|The Uighurs, two of whom are partially pictured here, have been held for seven years [AFP]
The long and unhappy odyssey of the Guantanamo Uighurs, from China's Xinjiang province to Cuba via Afghanistan, is apparently about to end in a remote archipelago some call a Pacific island paradise.
The government of Palau, a nation of 20,000 people about two and a half times the size of the US capital, Washington DC, has announced it will accept up to 17 ethnic Uighur detainees following a request from the US.
Palau is better known for its coral reefs and lakes full of gently pulsating jellyfish than as a power player in international politics.
But Johnson Toribiong, the country's president, said he was "honoured and proud" to help the US out, and hoped the Uighurs will be able to restart their lives there.
The US has also pledged $200m in long-term development aid for Palau - but the US state department denies the money is a payoff.
In Washington, a Uighur community leader reacted happily.
"As long as the Uighurs don't get sent back to China I am delighted," said Rabiya Kadeer.
"As long as the Uighurs don't get sent back to China I am delighted"
Rabiya Kadeer, Uighur community leader
"It's good news. I am so glad this beautiful island decided to accept them."
But Uighur expatriate community leader Omar Knat is disappointed the detainees will be sent to so remote a spot.
"There are no Uighurs on the island," Knat said.
"There is no one to help them. They will have language difficulties, so we don't know how they will manage their daily life."
The Uighurs are members of a mostly Turkic-speaking and Muslim ethnic minority from China's far western region, and many say they have long been repressed by the Chinese government.
China says Uighur nationalists are leading a separatist movement and are responsible for a series of "terrorist" attacks.
|The Uighurs are an ethnic minority from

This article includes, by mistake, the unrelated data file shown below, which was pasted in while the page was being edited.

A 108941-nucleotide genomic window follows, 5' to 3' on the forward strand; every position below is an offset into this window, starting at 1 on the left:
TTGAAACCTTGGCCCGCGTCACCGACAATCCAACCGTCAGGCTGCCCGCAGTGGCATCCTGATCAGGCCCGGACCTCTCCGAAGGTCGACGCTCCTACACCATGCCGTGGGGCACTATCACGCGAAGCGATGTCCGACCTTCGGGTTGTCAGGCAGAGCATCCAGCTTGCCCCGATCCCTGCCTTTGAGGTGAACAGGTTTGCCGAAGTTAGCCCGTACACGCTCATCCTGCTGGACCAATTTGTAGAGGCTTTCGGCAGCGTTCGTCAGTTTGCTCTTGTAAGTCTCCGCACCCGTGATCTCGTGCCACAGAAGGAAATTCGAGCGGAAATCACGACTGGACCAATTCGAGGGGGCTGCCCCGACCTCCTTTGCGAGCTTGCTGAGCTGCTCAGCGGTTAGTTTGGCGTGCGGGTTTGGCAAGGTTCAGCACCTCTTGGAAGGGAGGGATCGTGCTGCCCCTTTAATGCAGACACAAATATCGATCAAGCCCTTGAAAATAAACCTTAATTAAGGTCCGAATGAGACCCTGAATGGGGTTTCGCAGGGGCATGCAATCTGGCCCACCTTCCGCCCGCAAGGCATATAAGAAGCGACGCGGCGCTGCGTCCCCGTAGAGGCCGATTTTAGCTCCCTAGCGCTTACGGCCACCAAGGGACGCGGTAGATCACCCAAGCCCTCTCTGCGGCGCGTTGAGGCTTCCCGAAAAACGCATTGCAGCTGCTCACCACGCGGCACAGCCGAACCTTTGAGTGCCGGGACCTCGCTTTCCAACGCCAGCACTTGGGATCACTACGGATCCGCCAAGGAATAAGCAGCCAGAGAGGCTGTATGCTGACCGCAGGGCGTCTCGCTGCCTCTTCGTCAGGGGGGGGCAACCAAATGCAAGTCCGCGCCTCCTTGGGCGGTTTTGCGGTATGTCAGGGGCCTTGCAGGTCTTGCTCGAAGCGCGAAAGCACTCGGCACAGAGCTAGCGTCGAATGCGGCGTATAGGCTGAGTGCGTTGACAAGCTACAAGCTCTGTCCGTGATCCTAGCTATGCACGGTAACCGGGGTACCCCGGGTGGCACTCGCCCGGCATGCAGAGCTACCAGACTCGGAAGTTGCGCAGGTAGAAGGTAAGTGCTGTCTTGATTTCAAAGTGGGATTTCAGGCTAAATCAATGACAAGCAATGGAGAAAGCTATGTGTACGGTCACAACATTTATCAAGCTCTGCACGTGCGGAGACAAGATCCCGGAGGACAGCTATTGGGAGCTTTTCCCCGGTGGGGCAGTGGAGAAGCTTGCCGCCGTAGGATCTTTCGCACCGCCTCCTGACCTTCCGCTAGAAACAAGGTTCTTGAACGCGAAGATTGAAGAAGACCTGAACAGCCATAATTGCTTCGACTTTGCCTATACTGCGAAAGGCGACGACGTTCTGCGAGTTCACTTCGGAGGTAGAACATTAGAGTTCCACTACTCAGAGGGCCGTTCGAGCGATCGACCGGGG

China's far western region [GALLO/GETTY]
The men were seized in Pakistan in the months after the invasion of Afghanistan and handed over to the US military.
US authorities were at that time offering cash bounties for any foreign nationals captured in the region, assuming they had links to al-Qaeda.
Once they had been taken to Guantanamo, the Uighurs were determined not to be a threat to US security, while a military tribunal declared they were not to be considered enemy combatants.
But the US would not send them back to China, for fear the Chinese would execute them as separatists.
So the Uighurs languished, year after year, in a bizarre legal limbo - a miscarriage of justice even by the loose standards of the so-called war on terror.
In 2006, five Uighurs were accepted by Albania. Nuri Turkel, their former lawyer, reports that they have since adjusted well to live in the Balkan nation, with some getting college degrees and another even attracting a series of Albanian girlfriends.
For the remainder, last October a US federal judge ordered them to be released and resettled in the Washington DC region, but a higher court reversed the decision.
The Obama administration wants to shut Guantanamo down, and send detainees who do not face trial to other countries.
So far most US allies have balked at taking large numbers.
But now Palau's move may help the administration convince other countries.